Covington row: Lawmakers want details from Twitter on account that promoted viral video, report says
Lawmakers have reportedly asked Twitter for details of the shadowy account that circulated a controversial video of students from Covington Catholic High School and their encounter with a Native American activist near the Lincoln Memorial.
The House Intelligence Committee and Sen. Mark Warner, the ranking Democrat on the Senate Intelligence Committee, have asked Twitter for information on the mysterious account, according to the HuffPost.
Recorded images of the encounter that initially sparked outrage on social media were tightly focused on the students wearing "Make America Great Again" hats who seemed to laugh derisively as they surrounded an elderly Native American beating a drum.
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The incident, which also involved a black religious sect, took place during last week’s March for Life rally in Washington, D.C.
Twitter suspended the @2020fight account on Monday after it helped spread the video of the encounter between the white students from the high school in Kentucky and the Native American activist.
Longer videos from wider perspectives emerged later over the Martin Luther King holiday weekend. They revealed the drummer — Omaha Nation elder Nathan Phillips — had intervened between the boys and the religious sect. That came after the teens seemed to grow rowdier and the black street preacher who had been shouting racist statements against both groups escalated his rhetoric.
The video that sparked social media outrage initially surfaced on Instagram, according to a CNN Business report, although @2020fight’s description of the video was widely circulated on Twitter and in the broader media. The clip was reportedly captioned: “This MAGA loser gleefully bothering a Native American protester at the Indigenous Peoples March.”
“Deliberate attempts to manipulate the public conversation on Twitter by using misleading account information is a violation of the Twitter Rules,” said Twitter, in a statement emailed to Fox News.
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Twitter prohibits the creation of "fake and misleading accounts," and the encounter once again demonstrated the power of social media to not just amplify but manipulate narratives, aided by bots and malicious actors out to shape public discourse.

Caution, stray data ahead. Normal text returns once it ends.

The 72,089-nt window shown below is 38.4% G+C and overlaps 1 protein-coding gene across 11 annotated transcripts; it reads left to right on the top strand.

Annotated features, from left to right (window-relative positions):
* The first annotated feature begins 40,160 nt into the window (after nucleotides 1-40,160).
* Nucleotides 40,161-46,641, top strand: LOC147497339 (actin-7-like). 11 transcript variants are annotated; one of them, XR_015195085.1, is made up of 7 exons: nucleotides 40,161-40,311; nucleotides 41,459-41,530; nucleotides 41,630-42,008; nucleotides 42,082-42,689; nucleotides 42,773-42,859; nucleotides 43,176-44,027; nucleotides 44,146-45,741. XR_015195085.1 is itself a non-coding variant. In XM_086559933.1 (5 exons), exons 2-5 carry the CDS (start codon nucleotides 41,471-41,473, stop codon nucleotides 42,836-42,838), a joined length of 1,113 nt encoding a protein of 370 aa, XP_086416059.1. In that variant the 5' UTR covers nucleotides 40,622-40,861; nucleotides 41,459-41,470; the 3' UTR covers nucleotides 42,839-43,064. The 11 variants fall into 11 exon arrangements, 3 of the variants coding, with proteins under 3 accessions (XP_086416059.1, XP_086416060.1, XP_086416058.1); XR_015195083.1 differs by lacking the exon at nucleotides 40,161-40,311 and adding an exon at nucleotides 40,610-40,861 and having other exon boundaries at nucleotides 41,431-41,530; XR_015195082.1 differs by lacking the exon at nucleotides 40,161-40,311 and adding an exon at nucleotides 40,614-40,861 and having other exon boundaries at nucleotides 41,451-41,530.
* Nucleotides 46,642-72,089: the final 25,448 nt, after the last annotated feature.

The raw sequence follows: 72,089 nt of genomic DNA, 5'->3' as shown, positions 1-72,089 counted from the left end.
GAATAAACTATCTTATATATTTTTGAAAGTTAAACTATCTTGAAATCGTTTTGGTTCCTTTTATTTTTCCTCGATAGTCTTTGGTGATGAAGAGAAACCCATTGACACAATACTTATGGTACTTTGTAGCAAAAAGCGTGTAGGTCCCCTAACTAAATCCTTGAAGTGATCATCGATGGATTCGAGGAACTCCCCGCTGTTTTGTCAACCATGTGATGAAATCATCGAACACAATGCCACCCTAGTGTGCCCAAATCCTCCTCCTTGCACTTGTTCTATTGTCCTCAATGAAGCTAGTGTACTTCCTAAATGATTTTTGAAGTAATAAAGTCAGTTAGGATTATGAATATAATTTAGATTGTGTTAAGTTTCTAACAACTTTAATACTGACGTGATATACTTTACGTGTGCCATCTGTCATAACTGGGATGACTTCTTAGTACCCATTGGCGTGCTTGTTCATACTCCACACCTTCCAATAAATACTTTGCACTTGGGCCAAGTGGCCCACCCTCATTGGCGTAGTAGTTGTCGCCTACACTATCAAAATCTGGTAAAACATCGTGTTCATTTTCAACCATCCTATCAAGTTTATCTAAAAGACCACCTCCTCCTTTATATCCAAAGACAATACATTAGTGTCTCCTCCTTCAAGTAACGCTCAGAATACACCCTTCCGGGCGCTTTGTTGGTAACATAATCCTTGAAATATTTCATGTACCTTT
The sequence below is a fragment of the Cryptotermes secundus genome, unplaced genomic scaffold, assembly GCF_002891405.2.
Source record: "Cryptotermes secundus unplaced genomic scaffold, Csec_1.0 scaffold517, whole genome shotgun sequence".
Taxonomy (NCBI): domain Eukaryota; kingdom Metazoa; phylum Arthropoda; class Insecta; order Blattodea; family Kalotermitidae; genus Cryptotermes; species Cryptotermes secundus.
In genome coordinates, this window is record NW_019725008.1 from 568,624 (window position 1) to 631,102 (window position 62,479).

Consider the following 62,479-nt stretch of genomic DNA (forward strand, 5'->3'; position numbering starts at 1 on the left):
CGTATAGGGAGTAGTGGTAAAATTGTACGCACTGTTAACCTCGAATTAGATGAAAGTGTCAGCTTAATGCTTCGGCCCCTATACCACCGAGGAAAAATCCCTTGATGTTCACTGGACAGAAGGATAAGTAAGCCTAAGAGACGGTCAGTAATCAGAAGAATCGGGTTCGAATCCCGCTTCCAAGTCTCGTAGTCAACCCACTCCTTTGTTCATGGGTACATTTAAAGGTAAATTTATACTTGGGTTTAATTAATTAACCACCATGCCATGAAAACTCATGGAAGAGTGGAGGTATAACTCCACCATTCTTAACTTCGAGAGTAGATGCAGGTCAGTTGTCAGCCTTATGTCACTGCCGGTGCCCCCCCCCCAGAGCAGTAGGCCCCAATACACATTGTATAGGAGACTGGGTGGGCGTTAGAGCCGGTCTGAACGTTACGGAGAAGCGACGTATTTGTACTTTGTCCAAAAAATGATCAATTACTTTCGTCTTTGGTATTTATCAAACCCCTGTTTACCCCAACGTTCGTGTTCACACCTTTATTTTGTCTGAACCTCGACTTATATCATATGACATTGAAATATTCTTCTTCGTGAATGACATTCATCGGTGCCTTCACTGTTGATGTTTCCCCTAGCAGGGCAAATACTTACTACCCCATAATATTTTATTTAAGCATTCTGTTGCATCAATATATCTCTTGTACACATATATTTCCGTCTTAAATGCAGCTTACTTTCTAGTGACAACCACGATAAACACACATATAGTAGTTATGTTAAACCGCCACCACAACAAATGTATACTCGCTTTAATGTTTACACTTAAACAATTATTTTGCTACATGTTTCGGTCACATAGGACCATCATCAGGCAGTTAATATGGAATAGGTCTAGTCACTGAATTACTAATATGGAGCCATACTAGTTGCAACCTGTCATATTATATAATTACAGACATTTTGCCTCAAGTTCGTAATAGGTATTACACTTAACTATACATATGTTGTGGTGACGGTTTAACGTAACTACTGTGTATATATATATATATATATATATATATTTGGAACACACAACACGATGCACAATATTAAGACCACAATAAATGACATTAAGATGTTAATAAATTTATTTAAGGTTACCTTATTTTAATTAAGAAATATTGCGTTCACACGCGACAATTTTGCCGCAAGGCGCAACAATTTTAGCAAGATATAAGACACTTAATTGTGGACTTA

The media’s interest in the video also helped it quickly go viral.
The @2020fight account reportedly used a photo of Nah Cardoso, a Brazilian social media star. However, a source with knowledge of the situation told Fox News there is evidence that the account originated in the U.S.
A legal adviser to Cardoso told CNN that Cardoso had not authorized any other account to user her image or content.
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CNN reports that the @2020fight account was set up in December 2016 and listed a description of “Teacher and advocate” in its Twitter bio. The account was purportedly originated in California.
Fox News has reached out to the House Intelligence Committee and Sen. Warner with a request for comment on this story. Twitter is actively engaged with the committees, as is the company’s standard practice, according to the source with knowledge of the situation.
The @2020fight account had significant mentions before the posting of the video of the Covington students, according to social media specialist Storyful. There were more than 6,000 mentions of the account on Twitter between Jan. 10 and Jan. 17. Tweets referencing @2020fight skyrocketed from Jan. 18. when the video was first posted, through Jan. 20, with nearly 50,000 mentions on the social media site.
According to Storyful, the account had posted significant anti-Trump sentiment in the past. A now-defunct WordPress blog of the same name posted content back in 2017 that was mostly against mainstream media.
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The @2020fight account was also discovered to feature the same stock profile of someone listed as a “top influencer” on a website known as Shoutcart, where individual users or brand accounts can upload photos and videos, pick influencers and purchase “shoutouts” from a particular user. While the account for @2020fight is no longer active on Twitter or Shoutcart, archived information says that the account had 39,000 followers and been a member of Shoutcart since February 2018.
The Associated Press contributed to this article. Follow James Rogers on Twitter @jamesjrogers
Perry Chiaramonte is a producer with Fox News Channel's Investigative Unit. Follow him on Twitter at @perrych